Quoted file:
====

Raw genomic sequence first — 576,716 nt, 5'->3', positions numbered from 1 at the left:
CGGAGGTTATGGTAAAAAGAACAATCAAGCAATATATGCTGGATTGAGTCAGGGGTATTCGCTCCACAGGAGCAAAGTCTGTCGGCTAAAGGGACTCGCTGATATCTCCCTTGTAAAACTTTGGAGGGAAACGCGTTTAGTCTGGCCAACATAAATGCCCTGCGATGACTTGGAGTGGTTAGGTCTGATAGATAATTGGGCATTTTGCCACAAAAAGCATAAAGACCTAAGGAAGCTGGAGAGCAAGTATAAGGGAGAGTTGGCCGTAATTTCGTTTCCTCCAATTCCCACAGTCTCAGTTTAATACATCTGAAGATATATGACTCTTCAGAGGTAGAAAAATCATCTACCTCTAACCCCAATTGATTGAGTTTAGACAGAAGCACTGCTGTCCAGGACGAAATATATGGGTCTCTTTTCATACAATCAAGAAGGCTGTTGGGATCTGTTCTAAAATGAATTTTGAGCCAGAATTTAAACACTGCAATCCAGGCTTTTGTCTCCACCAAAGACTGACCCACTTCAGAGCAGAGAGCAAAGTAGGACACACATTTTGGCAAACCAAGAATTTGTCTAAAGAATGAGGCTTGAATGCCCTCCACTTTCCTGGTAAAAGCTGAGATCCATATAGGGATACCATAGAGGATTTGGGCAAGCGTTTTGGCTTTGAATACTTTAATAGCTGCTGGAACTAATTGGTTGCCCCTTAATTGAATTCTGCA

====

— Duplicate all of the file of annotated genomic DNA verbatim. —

Raw genomic sequence first — 576,716 nt, 5'->3', positions numbered from 1 at the left:
CGGAGGTTATGGTAAAAAGAACAATCAAGCAATATATGCTGGATTGAGTCAGGGGTATTCGCTCCACAGGAGCAAAGTCTGTCGGCTAAAGGGACTCGCTGATATCTCCCTTGTAAAACTTTGGAGGGAAACGCGTTTAGTCTGGCCAACATAAATGCCCTGCGATGACTTGGAGTGGTTAGGTCTGATAGATAATTGGGCATTTTGCCACAAAAAGCATAAAGACCTAAGGAAGCTGGAGAGCAAGTATAAGGGAGAGTTGGCCGTAATTTCGTTTCCTCCAATTCCCACAGTCTCAGTTTAATACATCTGAAGATATATGACTCTTCAGAGGTAGAAAAATCATCTACCTCTAACCCCAATTGATTGAGTTTAGACAGAAGCACTGCTGTCCAGGACGAAATATATGGGTCTCTTTTCATACAATCAAGAAGGCTGTTGGGATCTGTTCTAAAATGAATTTTGAGCCAGAATTTAAACACTGCAATCCAGGCTTTTGTCTCCACCAAAGACTGACCCACTTCAGAGCAGAGAGCAAAGTAGGACACACATTTTGGCAAACCAAGAATTTGTCTAAAGAATGAGGCTTGAATGCCCTCCACTTTCCTGGTAAAAGCTGAGATCCATATAGGGATACCATAGAGGATTTGGGCAAGCGTTTTGGCTTTGAATACTTTAATAGCTGCTGGAACTAATTGGTTGCCCCTTAATTGAATTCTGCA